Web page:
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Re: Mysterious WE 500 Prototype on Ebay
« Reply #6 on: October 01, 2014, 03:17:21 PM »
I hope nobody has connected this set to a normal telephone line, and possibly blown out the transistor circuit.

Offline Slal

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Re: Mysterious WE 500 Prototype on Ebay
« Reply #7 on: October 01, 2014, 05:59:13 PM »
Had noticed this one too & was going to ask about it.  Kenton beat me to punch.

Will save photos & Unbeldi's explanation for future reference.

thx

--Bruce

unbeldi

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Re: Mysterious WE 500 Prototype on Ebay
« Reply #8 on: October 01, 2014, 07:38:29 PM »
The details of the Morris system are rather interesting and funny in a way.  For example, to keep the gas-filled electron tube diodes firing better, they installed fluorescent lights in the cabinets, making the whole switching system glow ominously--and they probably saved on light fixtures in the switch room.

Because of using audio frequencies for ringing, it was rather easy to provide fully selective ringing on party lines for up to eight subscribers by simply tuning the ring detector in the telephones to the appropriate frequency. No specially made ringers were needed for each party.

The system provided the first version of vertical customer features to the subscribers, such as short code dialing with two digits, and call forwarding.



Offline Phonesrfun

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Re: Mysterious WE 500 Prototype on Ebay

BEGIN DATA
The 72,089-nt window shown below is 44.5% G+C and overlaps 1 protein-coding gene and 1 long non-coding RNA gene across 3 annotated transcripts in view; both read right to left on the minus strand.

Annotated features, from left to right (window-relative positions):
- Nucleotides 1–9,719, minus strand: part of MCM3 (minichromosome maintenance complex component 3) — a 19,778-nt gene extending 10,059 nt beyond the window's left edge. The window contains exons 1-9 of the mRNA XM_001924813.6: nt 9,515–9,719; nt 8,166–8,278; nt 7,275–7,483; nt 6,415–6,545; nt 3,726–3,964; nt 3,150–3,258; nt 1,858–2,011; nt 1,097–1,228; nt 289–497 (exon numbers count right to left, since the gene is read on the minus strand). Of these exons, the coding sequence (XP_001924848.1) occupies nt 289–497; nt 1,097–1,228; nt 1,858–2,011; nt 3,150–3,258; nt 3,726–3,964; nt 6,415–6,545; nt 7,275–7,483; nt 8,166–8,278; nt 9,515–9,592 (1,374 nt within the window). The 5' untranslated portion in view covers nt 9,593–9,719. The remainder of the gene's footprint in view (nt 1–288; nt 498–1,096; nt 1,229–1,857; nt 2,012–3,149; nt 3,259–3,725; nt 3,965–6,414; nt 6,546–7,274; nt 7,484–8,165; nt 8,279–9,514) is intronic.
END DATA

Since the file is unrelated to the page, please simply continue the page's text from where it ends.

« Reply #9 on: October 01, 2014, 07:47:42 PM »
Interesting that the cover has two mouse-holes for the handset cord.  Notice the revised placement of where the handset cord exits the phone.  A new mouse-hole for that plus the one in he normal position.  That tells me that the vent-slots for the ringer and the new mouse-hole were all cut into a production cover, which makes perfect sense for a limited production prototype.
 
The base, however is custom, at least not your average 500 base.  It seems they did put the little slit in the side in the normal handset cord position.
« Last Edit: October 01, 2014, 07:50:39 PM by Phonesrfun »
-Bill G

unbeldi

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Re: Mysterious WE 500 Prototype on Ebay
« Reply #10 on: October 01, 2014, 07:52:41 PM »
Interesting that the cover has two mouse-holes for the handset cord.  Notice the revised placement of where the handset cord exits the phone.  A new mouse-hole for that plus the one in he normal position.  That tells me that the vent-slots for the ringer and the new mouse-hole were all cut into a production cover, which makes perfect sense for a limited production prototype.

That is probably correct. You can tell that the hole was cut, because it doesn't have the little rim around it as does the original one.